• Oh, look at all that meat.

  • HEIMO KORTH: People come out and they want to do this, and

  • they don't realize how it is.

  • They think, oh, I can do it.

  • I can do it.

  • And then they come out, and pretty soon they realize,

  • damn, it ain't like this.

  • And they build a nice place and they spend two or three

  • years, just to tough it out, just to prove to themselves.

  • I mean, for someone to trap this far out like this?

  • It took me years and years and years to get

  • what we have here.

  • Now we come over here.

  • The reason we set up this tent is because if the cabin ever

  • burns down, the tent is here.

  • It has a wood stove, it has wood in there, it has cots in

  • there, it has extra clothes, extra sleeping bag--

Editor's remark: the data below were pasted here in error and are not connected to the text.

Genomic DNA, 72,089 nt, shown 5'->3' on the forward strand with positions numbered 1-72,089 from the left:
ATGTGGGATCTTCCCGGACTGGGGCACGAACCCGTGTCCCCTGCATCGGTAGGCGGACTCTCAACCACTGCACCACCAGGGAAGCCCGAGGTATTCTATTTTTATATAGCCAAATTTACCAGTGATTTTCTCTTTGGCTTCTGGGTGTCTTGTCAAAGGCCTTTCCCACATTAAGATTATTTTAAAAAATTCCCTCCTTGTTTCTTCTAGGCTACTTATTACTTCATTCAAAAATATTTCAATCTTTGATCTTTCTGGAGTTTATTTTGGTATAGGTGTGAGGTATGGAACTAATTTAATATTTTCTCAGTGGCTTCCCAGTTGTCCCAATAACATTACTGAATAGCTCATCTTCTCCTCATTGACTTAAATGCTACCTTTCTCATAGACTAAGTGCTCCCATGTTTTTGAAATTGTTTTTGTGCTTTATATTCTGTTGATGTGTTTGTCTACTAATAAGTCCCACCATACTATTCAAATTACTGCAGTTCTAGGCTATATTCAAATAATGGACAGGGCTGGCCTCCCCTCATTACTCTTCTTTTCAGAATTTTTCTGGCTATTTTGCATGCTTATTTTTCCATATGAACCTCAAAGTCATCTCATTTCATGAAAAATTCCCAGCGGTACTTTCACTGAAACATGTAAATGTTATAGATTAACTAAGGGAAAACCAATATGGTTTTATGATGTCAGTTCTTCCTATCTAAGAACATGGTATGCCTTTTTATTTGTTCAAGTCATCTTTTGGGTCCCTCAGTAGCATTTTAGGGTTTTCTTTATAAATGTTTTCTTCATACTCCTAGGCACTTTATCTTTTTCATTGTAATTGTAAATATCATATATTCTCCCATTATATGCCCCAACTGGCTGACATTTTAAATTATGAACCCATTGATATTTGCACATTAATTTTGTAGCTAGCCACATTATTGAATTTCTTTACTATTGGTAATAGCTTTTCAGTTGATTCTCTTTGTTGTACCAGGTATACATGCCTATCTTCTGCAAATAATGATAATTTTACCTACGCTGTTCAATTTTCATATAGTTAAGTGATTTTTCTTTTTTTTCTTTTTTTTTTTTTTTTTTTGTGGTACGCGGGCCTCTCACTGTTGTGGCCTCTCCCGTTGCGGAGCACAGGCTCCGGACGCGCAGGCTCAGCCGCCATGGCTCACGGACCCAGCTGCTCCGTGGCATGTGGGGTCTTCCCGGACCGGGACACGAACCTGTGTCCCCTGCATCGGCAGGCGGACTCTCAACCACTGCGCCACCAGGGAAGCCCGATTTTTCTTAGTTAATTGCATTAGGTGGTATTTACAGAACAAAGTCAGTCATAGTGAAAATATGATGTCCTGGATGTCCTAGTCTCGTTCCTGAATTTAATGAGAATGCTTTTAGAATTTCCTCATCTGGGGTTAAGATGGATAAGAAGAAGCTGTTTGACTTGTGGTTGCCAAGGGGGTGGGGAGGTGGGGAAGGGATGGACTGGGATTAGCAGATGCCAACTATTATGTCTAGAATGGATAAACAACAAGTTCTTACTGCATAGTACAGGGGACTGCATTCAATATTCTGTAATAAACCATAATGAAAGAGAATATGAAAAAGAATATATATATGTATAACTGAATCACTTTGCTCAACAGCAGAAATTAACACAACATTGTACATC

• that would actually save your life.

  • It's very important.

  • To be out this far without something extra to get into,

  • you're running a high risk.

  • Put the branches in like that.

  • Here's the stock market, which really affects you out here.

  • OK. do you think you can get it going?

  • THOMAS MORTON: I think so.

  • HEIMO KORTH: OK.

  • You'll learn really quick.

  • OK, close it up.

  • Our youngest daughter and her husband were sleeping in here

  • when they came up here last month.

  • Our other daughter, her child, we had the grandkid up here.

  • THOMAS MORTON: That's great.

  • EDNA KORTH: When we built the house when the girls were

  • small, we put moss and logs.

  • THOMAS MORTON: Is there anything else between them?

  • EDNA KORTH: No.

  • Just moss.

  • THOMAS MORTON: Just moss and log?

  • Wow.

  • EDNA KORTH: Rhonda, she's 24 and she's working at the

  • emergency room.

  • Krin, she's married and she's 20.

  • And she works at Sportsman's Warehouse.

  • She wants to go back to college.

  • A week before you guys were here, they were

  • both here for 10 days.

  • It was nice to have them out here, but kind of crowded.

  • THOMAS MORTON: Yeah.

  • HEIMO KORTH: These are some of the caribou that we shoot.